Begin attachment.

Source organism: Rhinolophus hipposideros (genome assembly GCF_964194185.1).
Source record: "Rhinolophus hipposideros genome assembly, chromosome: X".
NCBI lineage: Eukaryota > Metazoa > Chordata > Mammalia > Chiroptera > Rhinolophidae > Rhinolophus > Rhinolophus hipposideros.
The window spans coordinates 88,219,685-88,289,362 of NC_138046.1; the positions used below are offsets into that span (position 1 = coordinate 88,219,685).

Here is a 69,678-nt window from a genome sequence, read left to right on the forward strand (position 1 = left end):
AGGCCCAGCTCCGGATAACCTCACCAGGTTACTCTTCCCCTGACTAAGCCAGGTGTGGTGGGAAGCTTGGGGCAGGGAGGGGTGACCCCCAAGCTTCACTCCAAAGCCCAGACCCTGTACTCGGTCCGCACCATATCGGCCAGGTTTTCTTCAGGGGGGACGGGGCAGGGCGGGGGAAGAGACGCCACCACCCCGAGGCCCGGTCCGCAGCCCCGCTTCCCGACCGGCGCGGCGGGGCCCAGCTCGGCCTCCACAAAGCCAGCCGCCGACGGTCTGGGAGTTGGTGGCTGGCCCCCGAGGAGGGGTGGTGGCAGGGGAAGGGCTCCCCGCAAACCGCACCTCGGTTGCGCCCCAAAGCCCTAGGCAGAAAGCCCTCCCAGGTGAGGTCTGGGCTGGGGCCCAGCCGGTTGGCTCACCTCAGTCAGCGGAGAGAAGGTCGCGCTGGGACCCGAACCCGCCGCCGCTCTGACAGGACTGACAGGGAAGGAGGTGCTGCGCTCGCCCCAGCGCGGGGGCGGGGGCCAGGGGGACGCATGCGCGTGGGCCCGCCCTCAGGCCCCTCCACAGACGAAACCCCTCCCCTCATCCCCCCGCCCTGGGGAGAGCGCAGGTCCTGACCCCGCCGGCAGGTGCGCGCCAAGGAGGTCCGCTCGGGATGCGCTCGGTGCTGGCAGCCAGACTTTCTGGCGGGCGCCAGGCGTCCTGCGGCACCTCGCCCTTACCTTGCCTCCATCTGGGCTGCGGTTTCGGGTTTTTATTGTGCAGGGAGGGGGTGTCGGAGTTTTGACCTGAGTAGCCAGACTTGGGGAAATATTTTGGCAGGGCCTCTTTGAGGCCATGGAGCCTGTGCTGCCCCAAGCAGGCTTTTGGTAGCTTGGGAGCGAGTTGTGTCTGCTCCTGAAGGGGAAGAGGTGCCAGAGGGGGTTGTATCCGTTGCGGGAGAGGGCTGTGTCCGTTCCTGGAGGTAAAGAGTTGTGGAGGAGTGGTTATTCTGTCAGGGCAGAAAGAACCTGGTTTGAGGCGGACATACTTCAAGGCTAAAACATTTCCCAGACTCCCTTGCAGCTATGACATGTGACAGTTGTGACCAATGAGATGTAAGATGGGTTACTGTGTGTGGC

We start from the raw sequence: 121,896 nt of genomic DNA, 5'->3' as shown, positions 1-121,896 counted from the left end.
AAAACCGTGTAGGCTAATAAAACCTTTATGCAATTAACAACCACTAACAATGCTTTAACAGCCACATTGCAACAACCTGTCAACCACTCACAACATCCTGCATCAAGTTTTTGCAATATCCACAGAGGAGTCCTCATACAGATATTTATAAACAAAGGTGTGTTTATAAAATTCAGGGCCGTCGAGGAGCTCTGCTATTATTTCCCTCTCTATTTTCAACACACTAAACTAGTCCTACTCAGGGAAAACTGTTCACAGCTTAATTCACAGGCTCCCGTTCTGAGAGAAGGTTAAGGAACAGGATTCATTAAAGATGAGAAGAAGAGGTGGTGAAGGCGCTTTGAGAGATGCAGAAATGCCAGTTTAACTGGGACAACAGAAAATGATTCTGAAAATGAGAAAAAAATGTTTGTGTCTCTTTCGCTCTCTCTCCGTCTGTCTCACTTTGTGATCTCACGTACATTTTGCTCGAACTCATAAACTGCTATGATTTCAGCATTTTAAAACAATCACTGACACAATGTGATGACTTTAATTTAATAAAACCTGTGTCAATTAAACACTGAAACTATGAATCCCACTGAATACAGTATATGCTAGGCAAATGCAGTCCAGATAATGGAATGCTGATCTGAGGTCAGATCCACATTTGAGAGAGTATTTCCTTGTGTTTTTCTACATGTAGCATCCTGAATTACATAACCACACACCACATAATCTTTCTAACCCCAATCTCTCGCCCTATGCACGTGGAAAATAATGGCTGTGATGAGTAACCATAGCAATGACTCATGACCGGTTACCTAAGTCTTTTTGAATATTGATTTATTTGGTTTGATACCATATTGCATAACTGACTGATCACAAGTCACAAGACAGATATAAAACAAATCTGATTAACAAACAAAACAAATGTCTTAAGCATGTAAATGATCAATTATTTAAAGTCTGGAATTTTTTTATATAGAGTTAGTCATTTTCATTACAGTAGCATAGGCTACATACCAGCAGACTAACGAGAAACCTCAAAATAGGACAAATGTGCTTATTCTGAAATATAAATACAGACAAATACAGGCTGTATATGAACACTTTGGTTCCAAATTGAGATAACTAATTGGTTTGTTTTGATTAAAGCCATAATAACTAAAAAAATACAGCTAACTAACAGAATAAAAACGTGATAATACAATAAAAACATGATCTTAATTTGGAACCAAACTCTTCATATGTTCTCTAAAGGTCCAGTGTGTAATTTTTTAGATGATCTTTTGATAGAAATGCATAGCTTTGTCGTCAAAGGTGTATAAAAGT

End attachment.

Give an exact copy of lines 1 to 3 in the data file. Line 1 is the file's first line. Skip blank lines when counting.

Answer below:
Source organism: Rhinolophus hipposideros (genome assembly GCF_964194185.1).
Source record: "Rhinolophus hipposideros genome assembly, chromosome: X".
NCBI lineage: Eukaryota > Metazoa > Chordata > Mammalia > Chiroptera > Rhinolophidae > Rhinolophus > Rhinolophus hipposideros.